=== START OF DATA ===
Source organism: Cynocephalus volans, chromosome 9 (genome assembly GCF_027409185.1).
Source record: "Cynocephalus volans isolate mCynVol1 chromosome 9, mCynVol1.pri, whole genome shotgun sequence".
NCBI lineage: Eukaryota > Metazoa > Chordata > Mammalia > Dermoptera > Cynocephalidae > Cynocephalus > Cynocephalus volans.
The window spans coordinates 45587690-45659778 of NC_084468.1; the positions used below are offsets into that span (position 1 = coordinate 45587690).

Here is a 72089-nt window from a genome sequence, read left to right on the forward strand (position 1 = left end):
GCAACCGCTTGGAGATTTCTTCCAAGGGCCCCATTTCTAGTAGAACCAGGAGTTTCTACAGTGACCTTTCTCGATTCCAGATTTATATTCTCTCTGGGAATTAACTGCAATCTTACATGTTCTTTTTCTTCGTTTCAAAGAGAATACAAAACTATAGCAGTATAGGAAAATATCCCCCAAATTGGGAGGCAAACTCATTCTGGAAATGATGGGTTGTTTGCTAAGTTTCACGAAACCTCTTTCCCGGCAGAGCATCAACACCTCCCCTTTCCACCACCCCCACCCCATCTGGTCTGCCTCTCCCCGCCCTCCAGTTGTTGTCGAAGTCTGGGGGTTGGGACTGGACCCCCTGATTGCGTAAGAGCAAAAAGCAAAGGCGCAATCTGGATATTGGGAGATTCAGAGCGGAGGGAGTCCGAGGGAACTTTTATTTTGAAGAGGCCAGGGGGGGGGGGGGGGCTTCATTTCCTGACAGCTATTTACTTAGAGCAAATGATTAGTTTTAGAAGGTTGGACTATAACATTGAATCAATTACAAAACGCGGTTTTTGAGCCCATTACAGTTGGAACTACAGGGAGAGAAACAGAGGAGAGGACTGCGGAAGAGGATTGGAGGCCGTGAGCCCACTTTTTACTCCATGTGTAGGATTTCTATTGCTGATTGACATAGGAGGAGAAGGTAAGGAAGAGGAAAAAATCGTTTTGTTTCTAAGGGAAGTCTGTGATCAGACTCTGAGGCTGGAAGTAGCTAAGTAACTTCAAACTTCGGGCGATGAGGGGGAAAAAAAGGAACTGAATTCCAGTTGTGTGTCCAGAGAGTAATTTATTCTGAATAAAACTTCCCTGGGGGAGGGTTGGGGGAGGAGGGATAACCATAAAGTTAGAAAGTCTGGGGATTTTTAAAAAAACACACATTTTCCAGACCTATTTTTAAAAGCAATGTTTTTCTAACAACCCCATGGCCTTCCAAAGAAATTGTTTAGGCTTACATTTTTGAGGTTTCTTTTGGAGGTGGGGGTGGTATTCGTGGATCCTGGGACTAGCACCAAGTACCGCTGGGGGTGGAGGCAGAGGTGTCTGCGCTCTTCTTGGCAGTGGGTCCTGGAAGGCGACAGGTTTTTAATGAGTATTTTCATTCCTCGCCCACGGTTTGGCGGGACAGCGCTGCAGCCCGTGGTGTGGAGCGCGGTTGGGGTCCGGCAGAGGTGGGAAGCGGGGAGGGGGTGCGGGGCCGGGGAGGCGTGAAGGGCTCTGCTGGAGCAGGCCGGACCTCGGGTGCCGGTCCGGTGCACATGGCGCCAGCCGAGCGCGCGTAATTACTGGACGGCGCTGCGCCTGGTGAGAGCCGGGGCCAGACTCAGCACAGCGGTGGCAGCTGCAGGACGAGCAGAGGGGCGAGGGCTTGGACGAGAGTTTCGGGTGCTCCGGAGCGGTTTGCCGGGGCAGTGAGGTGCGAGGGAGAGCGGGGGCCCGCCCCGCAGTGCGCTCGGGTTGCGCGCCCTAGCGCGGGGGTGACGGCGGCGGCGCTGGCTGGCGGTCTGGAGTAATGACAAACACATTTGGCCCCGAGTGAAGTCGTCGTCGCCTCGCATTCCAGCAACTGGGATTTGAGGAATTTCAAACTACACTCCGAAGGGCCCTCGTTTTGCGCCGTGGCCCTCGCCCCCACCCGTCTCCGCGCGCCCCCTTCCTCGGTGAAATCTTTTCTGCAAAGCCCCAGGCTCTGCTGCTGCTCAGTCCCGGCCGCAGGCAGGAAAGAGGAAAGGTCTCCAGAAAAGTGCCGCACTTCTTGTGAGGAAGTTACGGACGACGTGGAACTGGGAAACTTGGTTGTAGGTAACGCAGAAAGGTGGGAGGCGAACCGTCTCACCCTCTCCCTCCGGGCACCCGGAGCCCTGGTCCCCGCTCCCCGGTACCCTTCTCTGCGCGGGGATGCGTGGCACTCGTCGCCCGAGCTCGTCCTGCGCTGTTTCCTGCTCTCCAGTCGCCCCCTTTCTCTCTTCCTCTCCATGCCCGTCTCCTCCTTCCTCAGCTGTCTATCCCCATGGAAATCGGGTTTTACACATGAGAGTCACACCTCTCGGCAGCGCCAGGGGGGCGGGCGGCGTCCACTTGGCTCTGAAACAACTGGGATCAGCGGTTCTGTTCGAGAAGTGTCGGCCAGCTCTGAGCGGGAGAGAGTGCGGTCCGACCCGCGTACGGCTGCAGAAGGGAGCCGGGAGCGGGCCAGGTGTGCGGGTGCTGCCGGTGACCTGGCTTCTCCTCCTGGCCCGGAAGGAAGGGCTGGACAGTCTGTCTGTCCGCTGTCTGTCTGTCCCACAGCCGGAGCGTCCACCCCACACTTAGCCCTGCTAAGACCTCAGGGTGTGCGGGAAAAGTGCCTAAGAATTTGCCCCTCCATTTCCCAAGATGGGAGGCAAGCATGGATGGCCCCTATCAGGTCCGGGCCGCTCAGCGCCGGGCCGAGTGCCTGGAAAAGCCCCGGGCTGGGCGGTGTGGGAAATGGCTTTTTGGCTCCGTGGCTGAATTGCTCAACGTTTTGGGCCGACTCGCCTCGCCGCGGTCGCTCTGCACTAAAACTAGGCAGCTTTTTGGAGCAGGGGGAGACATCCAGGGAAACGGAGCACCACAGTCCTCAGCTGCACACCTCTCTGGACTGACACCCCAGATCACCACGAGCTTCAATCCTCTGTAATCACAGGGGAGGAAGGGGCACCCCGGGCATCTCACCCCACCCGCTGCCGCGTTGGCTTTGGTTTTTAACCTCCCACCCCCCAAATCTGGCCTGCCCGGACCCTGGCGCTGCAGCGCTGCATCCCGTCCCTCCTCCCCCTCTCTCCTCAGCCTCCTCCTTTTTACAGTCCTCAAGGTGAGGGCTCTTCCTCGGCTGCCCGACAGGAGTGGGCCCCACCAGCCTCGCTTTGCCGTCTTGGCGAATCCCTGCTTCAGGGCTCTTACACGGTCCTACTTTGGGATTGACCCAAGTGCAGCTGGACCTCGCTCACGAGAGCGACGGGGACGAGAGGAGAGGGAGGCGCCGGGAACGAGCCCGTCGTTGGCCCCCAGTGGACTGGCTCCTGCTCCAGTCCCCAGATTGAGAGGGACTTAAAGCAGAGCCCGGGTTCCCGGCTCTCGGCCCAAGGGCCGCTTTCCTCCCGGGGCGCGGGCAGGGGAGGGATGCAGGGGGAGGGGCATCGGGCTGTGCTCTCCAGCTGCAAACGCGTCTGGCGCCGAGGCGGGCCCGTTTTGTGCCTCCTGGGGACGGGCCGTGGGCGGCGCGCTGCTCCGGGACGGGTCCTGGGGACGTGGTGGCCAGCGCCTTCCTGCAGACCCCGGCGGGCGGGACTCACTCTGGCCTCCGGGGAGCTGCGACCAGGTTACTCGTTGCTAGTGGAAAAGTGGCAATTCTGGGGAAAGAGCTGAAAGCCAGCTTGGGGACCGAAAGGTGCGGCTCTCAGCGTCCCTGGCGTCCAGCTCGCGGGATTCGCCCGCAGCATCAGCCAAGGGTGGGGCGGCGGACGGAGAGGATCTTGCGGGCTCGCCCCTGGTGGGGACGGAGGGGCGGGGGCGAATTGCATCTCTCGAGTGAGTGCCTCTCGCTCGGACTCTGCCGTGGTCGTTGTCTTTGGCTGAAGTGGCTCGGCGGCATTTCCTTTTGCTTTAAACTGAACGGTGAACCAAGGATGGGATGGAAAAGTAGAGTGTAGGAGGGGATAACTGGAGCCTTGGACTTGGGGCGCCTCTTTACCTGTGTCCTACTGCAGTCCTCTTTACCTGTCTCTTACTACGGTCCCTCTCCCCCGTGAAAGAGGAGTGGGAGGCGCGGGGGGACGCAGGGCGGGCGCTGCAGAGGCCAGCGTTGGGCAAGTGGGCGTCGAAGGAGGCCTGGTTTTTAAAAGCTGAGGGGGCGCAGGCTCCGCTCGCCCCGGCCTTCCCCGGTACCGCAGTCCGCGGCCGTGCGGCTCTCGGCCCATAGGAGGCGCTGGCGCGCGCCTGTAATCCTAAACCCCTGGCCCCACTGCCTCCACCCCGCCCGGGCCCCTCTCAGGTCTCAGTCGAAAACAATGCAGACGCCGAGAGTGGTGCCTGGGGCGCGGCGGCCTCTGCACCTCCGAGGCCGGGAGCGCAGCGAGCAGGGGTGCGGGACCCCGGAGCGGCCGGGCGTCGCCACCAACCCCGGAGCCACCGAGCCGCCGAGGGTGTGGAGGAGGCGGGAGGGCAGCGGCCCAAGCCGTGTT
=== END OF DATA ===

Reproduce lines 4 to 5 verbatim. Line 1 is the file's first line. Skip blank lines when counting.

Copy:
The window spans coordinates 45587690-45659778 of NC_084468.1; the positions used below are offsets into that span (position 1 = coordinate 45587690).

Here is a 72089-nt window from a genome sequence, read left to right on the forward strand (position 1 = left end):